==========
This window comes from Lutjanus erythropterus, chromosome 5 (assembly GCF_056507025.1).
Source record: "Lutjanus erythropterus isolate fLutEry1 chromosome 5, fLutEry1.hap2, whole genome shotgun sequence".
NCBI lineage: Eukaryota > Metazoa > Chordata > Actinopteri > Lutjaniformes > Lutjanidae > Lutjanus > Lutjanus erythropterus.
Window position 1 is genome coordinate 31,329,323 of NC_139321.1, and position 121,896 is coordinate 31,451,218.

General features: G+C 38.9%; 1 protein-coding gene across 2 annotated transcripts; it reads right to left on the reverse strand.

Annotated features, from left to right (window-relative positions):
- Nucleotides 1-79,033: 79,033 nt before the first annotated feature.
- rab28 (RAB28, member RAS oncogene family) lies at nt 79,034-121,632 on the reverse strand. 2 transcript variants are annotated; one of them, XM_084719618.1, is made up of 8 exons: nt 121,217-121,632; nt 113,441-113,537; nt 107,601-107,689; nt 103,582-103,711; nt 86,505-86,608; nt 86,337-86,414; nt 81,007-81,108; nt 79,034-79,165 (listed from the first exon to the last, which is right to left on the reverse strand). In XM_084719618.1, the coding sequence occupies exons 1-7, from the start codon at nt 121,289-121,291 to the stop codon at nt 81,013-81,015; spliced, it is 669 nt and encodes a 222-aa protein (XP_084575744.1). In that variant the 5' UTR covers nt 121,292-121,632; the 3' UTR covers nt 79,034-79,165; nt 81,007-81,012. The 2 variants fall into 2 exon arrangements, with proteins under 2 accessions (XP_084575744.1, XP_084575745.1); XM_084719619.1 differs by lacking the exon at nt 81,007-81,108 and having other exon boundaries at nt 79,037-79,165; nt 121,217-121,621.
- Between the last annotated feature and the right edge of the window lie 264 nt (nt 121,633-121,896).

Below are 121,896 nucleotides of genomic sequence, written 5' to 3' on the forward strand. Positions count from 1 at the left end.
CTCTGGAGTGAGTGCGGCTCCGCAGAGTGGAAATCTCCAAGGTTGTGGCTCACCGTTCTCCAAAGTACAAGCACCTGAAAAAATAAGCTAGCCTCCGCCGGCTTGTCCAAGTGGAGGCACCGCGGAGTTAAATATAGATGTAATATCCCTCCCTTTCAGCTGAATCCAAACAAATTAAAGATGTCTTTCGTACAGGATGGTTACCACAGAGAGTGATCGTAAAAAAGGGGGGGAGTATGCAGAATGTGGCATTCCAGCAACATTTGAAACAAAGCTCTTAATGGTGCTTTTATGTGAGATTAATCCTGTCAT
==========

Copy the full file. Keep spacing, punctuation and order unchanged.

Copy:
This window comes from Lutjanus erythropterus, chromosome 5 (assembly GCF_056507025.1).
Source record: "Lutjanus erythropterus isolate fLutEry1 chromosome 5, fLutEry1.hap2, whole genome shotgun sequence".
NCBI lineage: Eukaryota > Metazoa > Chordata > Actinopteri > Lutjaniformes > Lutjanidae > Lutjanus > Lutjanus erythropterus.
Window position 1 is genome coordinate 31,329,323 of NC_139321.1, and position 121,896 is coordinate 31,451,218.

General features: G+C 38.9%; 1 protein-coding gene across 2 annotated transcripts; it reads right to left on the reverse strand.

Annotated features, from left to right (window-relative positions):
- Nucleotides 1-79,033: 79,033 nt before the first annotated feature.
- rab28 (RAB28, member RAS oncogene family) lies at nt 79,034-121,632 on the reverse strand. 2 transcript variants are annotated; one of them, XM_084719618.1, is made up of 8 exons: nt 121,217-121,632; nt 113,441-113,537; nt 107,601-107,689; nt 103,582-103,711; nt 86,505-86,608; nt 86,337-86,414; nt 81,007-81,108; nt 79,034-79,165 (listed from the first exon to the last, which is right to left on the reverse strand). In XM_084719618.1, the coding sequence occupies exons 1-7, from the start codon at nt 121,289-121,291 to the stop codon at nt 81,013-81,015; spliced, it is 669 nt and encodes a 222-aa protein (XP_084575744.1). In that variant the 5' UTR covers nt 121,292-121,632; the 3' UTR covers nt 79,034-79,165; nt 81,007-81,012. The 2 variants fall into 2 exon arrangements, with proteins under 2 accessions (XP_084575744.1, XP_084575745.1); XM_084719619.1 differs by lacking the exon at nt 81,007-81,108 and having other exon boundaries at nt 79,037-79,165; nt 121,217-121,621.
- Between the last annotated feature and the right edge of the window lie 264 nt (nt 121,633-121,896).

Below are 121,896 nucleotides of genomic sequence, written 5' to 3' on the forward strand. Positions count from 1 at the left end.
CTCTGGAGTGAGTGCGGCTCCGCAGAGTGGAAATCTCCAAGGTTGTGGCTCACCGTTCTCCAAAGTACAAGCACCTGAAAAAATAAGCTAGCCTCCGCCGGCTTGTCCAAGTGGAGGCACCGCGGAGTTAAATATAGATGTAATATCCCTCCCTTTCAGCTGAATCCAAACAAATTAAAGATGTCTTTCGTACAGGATGGTTACCACAGAGAGTGATCGTAAAAAAGGGGGGGAGTATGCAGAATGTGGCATTCCAGCAACATTTGAAACAAAGCTCTTAATGGTGCTTTTATGTGAGATTAATCCTGTCAT